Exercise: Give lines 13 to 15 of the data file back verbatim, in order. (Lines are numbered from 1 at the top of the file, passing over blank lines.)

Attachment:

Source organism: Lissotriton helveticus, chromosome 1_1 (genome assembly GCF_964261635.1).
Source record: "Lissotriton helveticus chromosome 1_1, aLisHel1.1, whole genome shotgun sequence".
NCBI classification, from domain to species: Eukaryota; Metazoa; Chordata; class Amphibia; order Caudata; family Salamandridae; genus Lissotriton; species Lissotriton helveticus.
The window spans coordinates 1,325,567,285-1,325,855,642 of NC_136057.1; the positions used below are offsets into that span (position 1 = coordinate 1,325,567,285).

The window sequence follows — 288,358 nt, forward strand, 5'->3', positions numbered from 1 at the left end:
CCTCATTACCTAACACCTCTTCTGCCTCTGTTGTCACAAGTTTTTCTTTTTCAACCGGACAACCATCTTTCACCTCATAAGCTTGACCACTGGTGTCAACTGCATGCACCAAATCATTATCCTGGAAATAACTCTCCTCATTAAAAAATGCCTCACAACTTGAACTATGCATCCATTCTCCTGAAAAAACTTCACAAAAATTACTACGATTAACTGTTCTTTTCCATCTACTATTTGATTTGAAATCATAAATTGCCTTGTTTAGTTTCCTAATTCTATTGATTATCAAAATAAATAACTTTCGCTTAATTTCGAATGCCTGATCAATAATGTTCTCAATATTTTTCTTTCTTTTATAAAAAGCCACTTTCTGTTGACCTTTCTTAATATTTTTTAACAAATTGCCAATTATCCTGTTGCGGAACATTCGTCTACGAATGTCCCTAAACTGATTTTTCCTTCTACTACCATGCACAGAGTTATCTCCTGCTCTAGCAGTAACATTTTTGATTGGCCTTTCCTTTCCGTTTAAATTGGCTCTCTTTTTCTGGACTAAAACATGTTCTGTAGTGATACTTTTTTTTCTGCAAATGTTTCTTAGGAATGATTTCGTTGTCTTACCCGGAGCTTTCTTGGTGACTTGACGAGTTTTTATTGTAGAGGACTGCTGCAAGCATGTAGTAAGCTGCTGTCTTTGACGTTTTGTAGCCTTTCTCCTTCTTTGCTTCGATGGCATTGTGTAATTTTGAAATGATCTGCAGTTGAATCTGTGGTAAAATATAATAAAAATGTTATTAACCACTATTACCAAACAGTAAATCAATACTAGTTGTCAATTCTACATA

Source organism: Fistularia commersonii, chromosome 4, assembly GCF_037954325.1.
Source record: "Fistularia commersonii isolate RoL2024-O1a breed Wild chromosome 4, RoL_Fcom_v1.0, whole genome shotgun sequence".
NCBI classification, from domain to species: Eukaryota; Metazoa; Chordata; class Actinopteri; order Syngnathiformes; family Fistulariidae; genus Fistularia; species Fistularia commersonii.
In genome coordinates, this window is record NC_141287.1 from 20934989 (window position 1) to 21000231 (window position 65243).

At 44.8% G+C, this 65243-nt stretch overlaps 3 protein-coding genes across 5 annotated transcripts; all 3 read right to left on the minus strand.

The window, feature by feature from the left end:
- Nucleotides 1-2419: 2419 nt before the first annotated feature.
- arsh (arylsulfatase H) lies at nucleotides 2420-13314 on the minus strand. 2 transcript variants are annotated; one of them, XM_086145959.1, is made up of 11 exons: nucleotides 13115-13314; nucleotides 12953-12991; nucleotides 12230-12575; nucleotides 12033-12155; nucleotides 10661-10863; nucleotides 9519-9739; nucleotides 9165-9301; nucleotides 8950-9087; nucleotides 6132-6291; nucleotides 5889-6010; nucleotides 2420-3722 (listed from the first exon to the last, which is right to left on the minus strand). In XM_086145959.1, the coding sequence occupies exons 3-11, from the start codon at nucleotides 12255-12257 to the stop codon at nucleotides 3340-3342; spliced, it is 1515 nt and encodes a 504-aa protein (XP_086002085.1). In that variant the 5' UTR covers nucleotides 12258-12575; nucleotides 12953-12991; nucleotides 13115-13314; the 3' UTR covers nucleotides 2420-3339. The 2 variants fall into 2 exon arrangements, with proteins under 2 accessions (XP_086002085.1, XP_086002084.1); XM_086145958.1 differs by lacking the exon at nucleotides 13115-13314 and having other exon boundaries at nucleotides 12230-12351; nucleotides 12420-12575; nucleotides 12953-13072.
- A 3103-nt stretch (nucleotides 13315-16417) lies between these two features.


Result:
- Nucleotides 1-2419: 2419 nt before the first annotated feature.
- arsh (arylsulfatase H) lies at nucleotides 2420-13314 on the minus strand. 2 transcript variants are annotated; one of them, XM_086145959.1, is made up of 11 exons: nucleotides 13115-13314; nucleotides 12953-12991; nucleotides 12230-12575; nucleotides 12033-12155; nucleotides 10661-10863; nucleotides 9519-9739; nucleotides 9165-9301; nucleotides 8950-9087; nucleotides 6132-6291; nucleotides 5889-6010; nucleotides 2420-3722 (listed from the first exon to the last, which is right to left on the minus strand). In XM_086145959.1, the coding sequence occupies exons 3-11, from the start codon at nucleotides 12255-12257 to the stop codon at nucleotides 3340-3342; spliced, it is 1515 nt and encodes a 504-aa protein (XP_086002085.1). In that variant the 5' UTR covers nucleotides 12258-12575; nucleotides 12953-12991; nucleotides 13115-13314; the 3' UTR covers nucleotides 2420-3339. The 2 variants fall into 2 exon arrangements, with proteins under 2 accessions (XP_086002085.1, XP_086002084.1); XM_086145958.1 differs by lacking the exon at nucleotides 13115-13314 and having other exon boundaries at nucleotides 12230-12351; nucleotides 12420-12575; nucleotides 12953-13072.
- A 3103-nt stretch (nucleotides 13315-16417) lies between these two features.